The Power of Data: How to Use Computational Thinking to Engage Students

By Pedro Delgado, 15 years teaching experience, 7th grade science and computer science 1 and 2 at Young Women’s STEAM Research & Preparatory Academy, Ignite My Future in School Learning Leader

In the modern workforce, professionals use a variety of skills to solve problems. It’s uncommon that a task would be siloed to one specific subject – instead, we tend to take a transdisciplinary approach, using skills from various areas.

This is why more educators are working to incorporate computational thinking – the thought processes involved in expressing solutions as computational steps or algorithms that can be carried out by a computer in the anywhere classroom.

Computational thinking strategies equip students with problem-solving skills, such as analyzing data, in order to make inferences and break problems down into manageable pieces. This transdisciplinary mode of instruction ensures learners are prepared to tackle real-world problems both today and in their future careers.

Ignite My Future in School, a program from Tata Consultancy Services (TCS) and Discovery Education, provides no-cost transdisciplinary resources designed to equip students with the foundations of computational thinking.

Through a series of blogs, we’re going to leverage resources from Ignite My Future in School to explore how computational thinking relates to modern issues, and how to use it to engage students and equip them with skills for future success.

In this post, we’ll examine the role and importance of collecting and analyzing data and how it applies to crises like the COVID-19 outbreak.

Let’s review the seven computational thinking strategies:

  • Collect Data: Determine sources from which you will collect data, and decide which qualitative and quantitative data to collect.
  • Analyze Data: Produce and evaluate charts, and use appropriate statistical methods to test a hypothesis.
  • Find Patterns: Identify patterns to make predictions, create rules and solve other problems.
  • Decompose Problems: Take large complicated problems, and break them down into manageable pieces.
  • Abstract: Identify similarities and remove details to create a solution that works for many different problems.
  • Build Models: Test, tweak and refine an object before building it in real life using design software to predict outcomes.
  • Develop Algorithms: Create solutions using step-by-step instructions that operate like a road map for performing a task.

Collecting and Analyzing Data During COVID-19

Data becomes especially crucial when the world is dealing with a crisis, such as the COVID-19 pandemic. Experts from Centers for Disease Control and Prevention (CDC), healthcare organizations and researchers are working tirelessly to understand the COVID-19 virus, and come up with sound solutions for combatting it.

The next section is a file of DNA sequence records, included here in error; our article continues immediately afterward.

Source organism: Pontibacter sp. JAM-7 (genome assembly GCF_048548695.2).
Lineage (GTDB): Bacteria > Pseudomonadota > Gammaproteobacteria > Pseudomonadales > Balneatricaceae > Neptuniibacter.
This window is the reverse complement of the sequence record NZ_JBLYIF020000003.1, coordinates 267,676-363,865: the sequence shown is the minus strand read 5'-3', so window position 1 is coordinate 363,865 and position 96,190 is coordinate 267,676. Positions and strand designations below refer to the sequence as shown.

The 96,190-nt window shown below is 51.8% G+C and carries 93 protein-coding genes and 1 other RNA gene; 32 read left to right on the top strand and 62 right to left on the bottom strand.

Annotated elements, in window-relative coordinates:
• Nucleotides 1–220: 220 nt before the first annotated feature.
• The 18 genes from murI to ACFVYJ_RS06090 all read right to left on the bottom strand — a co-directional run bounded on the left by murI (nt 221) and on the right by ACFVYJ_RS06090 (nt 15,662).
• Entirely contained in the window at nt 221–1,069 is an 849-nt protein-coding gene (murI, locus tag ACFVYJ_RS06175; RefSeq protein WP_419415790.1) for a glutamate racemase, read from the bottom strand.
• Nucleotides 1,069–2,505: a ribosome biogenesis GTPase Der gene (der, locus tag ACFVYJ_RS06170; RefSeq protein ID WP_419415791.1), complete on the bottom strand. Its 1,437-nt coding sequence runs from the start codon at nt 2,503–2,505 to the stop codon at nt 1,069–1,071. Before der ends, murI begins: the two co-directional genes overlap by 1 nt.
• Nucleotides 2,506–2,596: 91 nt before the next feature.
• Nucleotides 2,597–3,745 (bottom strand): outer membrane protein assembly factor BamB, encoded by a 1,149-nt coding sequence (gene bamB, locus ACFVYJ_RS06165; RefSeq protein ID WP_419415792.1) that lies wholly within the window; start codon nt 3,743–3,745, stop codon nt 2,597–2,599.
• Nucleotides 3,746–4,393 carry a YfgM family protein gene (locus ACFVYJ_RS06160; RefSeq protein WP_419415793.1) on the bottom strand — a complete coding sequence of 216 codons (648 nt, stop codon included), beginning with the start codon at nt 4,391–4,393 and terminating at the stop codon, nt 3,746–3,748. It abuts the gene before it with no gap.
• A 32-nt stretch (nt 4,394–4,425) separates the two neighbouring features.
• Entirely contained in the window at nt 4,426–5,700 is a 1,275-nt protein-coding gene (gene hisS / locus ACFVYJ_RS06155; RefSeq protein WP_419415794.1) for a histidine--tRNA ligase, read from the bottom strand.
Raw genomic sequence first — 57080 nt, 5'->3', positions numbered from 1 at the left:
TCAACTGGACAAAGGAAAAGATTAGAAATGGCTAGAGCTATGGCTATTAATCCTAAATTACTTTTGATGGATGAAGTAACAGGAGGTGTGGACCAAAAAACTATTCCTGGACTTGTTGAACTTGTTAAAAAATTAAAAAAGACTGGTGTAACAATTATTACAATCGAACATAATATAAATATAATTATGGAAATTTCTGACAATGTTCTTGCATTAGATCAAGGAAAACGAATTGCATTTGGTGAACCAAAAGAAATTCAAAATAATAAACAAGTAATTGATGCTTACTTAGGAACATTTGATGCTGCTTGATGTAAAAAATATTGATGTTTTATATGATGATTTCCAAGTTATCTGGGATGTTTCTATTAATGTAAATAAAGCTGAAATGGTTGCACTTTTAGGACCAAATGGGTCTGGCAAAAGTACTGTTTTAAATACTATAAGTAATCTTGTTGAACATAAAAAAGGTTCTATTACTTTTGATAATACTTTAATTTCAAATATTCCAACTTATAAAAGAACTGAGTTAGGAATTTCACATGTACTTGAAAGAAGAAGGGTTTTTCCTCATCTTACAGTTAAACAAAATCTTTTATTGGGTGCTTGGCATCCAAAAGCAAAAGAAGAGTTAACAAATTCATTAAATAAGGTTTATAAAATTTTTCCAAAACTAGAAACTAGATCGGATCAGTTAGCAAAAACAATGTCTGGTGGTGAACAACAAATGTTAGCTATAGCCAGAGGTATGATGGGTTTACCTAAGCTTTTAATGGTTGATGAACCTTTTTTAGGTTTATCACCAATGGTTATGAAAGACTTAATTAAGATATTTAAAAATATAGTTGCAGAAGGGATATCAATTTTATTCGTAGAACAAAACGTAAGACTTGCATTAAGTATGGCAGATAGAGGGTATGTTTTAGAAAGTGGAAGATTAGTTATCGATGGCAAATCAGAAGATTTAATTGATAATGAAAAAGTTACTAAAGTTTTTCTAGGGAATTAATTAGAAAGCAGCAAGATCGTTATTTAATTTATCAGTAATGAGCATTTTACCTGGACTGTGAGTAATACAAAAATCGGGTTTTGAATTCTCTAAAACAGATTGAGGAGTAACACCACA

Rather than exclude what’s happening around us, let’s work to include real-world examples as we teach students. For example, in “Outbreak”, a computational thinking activity from Ignite My Future, students learn how scientists use computational thinking skills to combat virus outbreaks.

Students are presented with an outbreak scenario, and act as public health analysts to determine a solution.

During this lesson, students utilize the computational thinking strategy of collecting data to construct questions relating to the spread of the virus outbreak, and learn the difference between qualitative and quantitative data, and why each form of data is valuable to the research process. They’ll analyze data to understand how viruses spread, and use the information they collected to create a flowchart designed to identify and stop a spreading virus.

You can find the full Outbreak lesson plan here.

Trusted data is invaluable.

Computational thinking goes way beyond computers. Without the computational thinking skills of collecting and analyzing data, we wouldn’t be able to find reliable, research-based solutions to our problems. By introducing students to these concepts early, we are preparing them for bright futures where they can combine creativity with computational skills for ultimate innovation and success.

Virtual TECHademy

If you would like to learn more about incorporating computational thinking skills into student learning, join us for a Virtual TECHademy, a 3-hour immersive virtual Professional Learning session focusing on engaging students in real world problem solving. All educators welcome to join and will receive a digital swag bag and transdisciplinary resources and strategies designed to effectively engage with the foundations of computational thinking across subject areas. Register today!

Explore more resources from Ignite My Future in School in Discovery Education Experience!

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